Tag Archives: Cape Wind

Friday Linkage 3/6/2015

I do not know if is a function of human derived climate change or the fact that weather in the Midwest can be schizophrenic, but we have seen the temperature go from 35 on Monday down to negative 5 on Thursday and back up to 35 by Friday afternoon. Whiplash anyone?

On to the links…

Ringling Bros. Eliminating Elephant Acts—After much public pressure and bad behavior on Ringling Bros. part the misuse of elephants as entertainment appears to be coming to an end. It is too bad that these animals are still going to live in a facility run by Ringling Bros. More pressure is needed to get these animals to a real sanctuary.

How Global Warming Helped Cause the Syrian War—If you do not believe that global warming and climate change are a threat to national security you are probably a stooge getting payments from the Koch Brothers or Exxon.

The U.S. Just Got One Step Closer To Regulating Airplane Carbon Emissions—Air travel is a huge source of carbon emissions. Regulating these emissions is a big deal. There is progress being made. If you ever doubt the importance of the election in 2016 remember that a Republican president would roll back any of the progress that has been made on issues like these. Those are the stakes.

Solar Energy’s Unexpected Conservative Backers—The price is right and the technology is available. It finally looks like the political roadblocks to widespread solar adoption are falling as conservative—just not the right wing of the right wing—politicians and pundits are jumping on the bandwagon.

Google Invests $300 Million in SolarCity Rooftop Solar Installations—So, $300M supports at least 25,000 solar installations. Imagine if we just stopped subsidizing oil and gas to the tune of billions of dollars and funneled that same amount of money into funds deploying solar? I know, it’s crazy talk.

Solyndra’s Fall was Great for Solar, Just Ask Henry Ford—The shakeout in the solar industry was good for the industry as a whole and consumers because it got rid of the weaker players or non-competitive technologies. It is the sign of a maturing market.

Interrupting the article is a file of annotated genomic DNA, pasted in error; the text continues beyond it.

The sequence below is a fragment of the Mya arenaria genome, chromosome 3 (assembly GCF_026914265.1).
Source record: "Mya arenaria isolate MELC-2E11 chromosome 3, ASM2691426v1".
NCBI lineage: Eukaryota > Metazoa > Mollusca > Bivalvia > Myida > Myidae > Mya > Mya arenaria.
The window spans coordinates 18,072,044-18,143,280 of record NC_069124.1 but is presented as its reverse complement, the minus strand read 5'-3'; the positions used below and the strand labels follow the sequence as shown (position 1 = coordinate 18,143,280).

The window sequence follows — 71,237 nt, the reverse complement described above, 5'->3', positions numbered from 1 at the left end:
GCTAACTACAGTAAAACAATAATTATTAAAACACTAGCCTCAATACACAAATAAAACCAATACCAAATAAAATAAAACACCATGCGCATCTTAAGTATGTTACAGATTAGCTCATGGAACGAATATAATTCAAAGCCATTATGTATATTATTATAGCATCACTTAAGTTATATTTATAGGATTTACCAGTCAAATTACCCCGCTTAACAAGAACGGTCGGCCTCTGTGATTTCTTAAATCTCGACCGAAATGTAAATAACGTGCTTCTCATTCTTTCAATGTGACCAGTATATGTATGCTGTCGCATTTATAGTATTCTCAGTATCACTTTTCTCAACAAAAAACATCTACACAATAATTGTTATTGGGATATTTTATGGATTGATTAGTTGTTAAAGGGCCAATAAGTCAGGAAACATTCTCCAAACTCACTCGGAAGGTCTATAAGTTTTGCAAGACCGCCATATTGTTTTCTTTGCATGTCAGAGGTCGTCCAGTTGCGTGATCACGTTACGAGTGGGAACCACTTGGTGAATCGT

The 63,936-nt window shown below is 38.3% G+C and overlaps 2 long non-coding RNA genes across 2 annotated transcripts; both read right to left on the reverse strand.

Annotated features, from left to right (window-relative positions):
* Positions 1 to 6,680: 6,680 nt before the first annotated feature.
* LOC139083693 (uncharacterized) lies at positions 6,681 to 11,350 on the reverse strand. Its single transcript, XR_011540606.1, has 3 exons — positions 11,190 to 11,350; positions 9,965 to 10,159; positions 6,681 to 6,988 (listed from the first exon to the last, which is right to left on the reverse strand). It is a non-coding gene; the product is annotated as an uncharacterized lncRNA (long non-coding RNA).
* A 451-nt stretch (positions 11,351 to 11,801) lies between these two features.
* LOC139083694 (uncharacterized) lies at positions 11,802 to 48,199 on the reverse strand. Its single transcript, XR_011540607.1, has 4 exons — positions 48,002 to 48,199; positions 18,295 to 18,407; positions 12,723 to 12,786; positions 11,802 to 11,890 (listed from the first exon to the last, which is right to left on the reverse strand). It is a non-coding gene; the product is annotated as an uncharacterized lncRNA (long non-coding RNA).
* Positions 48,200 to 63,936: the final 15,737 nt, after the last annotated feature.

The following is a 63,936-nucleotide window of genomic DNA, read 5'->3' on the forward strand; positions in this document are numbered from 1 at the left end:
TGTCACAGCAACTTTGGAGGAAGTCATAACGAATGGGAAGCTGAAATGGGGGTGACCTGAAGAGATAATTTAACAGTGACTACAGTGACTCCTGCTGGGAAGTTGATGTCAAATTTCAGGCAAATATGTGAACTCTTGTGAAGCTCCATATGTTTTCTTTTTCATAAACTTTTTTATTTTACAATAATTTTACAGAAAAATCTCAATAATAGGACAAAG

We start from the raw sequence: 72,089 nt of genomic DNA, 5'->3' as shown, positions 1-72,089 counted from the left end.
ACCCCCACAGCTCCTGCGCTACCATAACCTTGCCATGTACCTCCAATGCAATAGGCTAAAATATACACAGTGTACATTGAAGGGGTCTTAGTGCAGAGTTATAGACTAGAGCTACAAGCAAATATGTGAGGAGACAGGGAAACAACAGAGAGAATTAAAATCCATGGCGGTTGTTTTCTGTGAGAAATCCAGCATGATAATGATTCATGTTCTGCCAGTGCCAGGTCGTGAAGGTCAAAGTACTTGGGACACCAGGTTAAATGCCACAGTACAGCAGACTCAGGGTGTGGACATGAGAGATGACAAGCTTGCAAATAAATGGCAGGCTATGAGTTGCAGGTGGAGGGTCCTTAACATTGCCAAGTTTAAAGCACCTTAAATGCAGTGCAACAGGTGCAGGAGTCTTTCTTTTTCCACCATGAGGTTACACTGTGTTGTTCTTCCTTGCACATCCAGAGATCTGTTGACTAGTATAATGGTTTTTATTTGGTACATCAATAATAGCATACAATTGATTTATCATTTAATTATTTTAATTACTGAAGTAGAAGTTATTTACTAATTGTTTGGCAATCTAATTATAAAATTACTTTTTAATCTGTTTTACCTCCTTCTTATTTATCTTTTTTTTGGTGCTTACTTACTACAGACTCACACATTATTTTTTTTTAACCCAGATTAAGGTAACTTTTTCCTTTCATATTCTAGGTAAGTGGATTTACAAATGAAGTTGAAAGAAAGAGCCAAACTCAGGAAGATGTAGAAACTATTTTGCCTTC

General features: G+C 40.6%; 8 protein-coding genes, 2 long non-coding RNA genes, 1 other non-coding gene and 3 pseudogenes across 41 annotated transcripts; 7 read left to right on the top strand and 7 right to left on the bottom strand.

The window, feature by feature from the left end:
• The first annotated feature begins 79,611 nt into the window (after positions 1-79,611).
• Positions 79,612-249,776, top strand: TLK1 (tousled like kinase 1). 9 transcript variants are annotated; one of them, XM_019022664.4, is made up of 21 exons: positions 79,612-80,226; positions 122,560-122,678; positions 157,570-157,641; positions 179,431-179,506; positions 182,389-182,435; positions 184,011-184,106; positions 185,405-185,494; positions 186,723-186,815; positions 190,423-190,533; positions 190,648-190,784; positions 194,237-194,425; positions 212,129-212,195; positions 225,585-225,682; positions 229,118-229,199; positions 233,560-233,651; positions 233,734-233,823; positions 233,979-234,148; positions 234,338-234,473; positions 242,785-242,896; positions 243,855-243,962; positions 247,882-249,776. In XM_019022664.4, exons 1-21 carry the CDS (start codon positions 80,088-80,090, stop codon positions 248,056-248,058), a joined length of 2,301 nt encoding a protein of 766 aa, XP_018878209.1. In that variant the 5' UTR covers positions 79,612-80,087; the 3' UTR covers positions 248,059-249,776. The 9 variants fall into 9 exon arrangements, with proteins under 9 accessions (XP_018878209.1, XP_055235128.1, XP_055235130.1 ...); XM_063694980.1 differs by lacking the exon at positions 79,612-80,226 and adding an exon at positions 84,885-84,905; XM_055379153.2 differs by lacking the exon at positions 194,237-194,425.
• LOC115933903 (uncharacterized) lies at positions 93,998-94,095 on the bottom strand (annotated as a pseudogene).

Why Utility-Scale Solar is Booming on the East Coast—Solar is not just about the sunny climes west of the Mississippi.

“Countertop” Flow Battery Is Coal-Crushing Energy Storage On Steroids—Cheap and abundant energy storage is the killer technology for distributed renewables. With this technology the peaks and valleys of energy production and demand can be leveled out without the need for fossil fuel base load power.

Deepwater Gets Financing for First US Offshore Wind Farm—Cape Wind’s financing appears to be in trouble, but this wind farm off the coast of Rhode Island might go forward. It’s a small project—only five 6 megawatt turbines—but think of it as a proof of concept that could lead to a lot more deployment.

Electricity Cost Decreases By 30% In Kenya Due To Geothermal—Where available and appropriate, geothermal is a wicked good renewable energy choice.

Is Grass-Fed Beef Really Better for You, the Animal and the Planet?—The moral of the story is that we should eat a lot less meat, especially a lot less beef.

Minneapolis Compost Rules Scrutinized with Pets in Mind—Someone’s pet gets into a compost bin that is not their own and it is the fault of the compost program that the dog got sick. How come no one asks the question about the dog owner’s responsibility to keep their pet from ingesting scraps bound for a compost facility?

Amsterdam is Out of Bicycle Parking Spaces, so it’s Building 40,000 More—If I ever had to pick someone other than the U.S. to live it would be the Netherlands. It’s the only place I have seen with high tech bike parking right next to a train station and a giant parking ramp for bicycles in the city center.

10,000 Elephants in the Room: I Made It Through CPAC Without Puking—Granted, every major political conference brings out the crazies. However, CPAC seems to have more than its fair share of whack jobs in Duck Dynasty garb, gun nuts, John Birch types, and whatever is left of the Tea Party.

3 Vile Myths too Many Food Companies are Shoving Down our Throats—Like urban legends, these food myths refuse to die.

Starve a Landfill: Efficiency in the Kitchen to Reduce Food Waste—Everything but the oink became a sign of the lengths the industrial food machine would go to extract profit from the slaughter of animals, but the same principle needs to be applied in our homefront war on global warming. With so much food waste in the U.S. it is imperative that we waste less in order to live better.

11 Easy Ways to Reduce Your Plastic Waste Today—Sometimes we forget about the little things that we should be doing to make this planet a better place. Just a friendly link reminder.


Friday Linkage 2/28/2014

It’s the final day of February and it is cold.  Like polar vortex cold.  I know that global warming is actually global climate change and weather extremes are only going to get worse, but I am really looking forward to some warmer weather.  I’ll probably be complaining about the heat and drought in a few months.

On to the links…

Obesity Rate for Young Children Plummets 43% in a Decade—It’s not all bad news all the time.  Maybe all the attention that is being given to children’s activity levels and food consumption is paying off in healthier children.

99 Percent of U.S. New Power Generation Added in January Came from Renewable Energy—The future is renewables and every month new numbers come out proving the point.  Sure, coal and other fossil fuels will play a role in our future energy plans but that role is increasingly marginalized.   Dig it.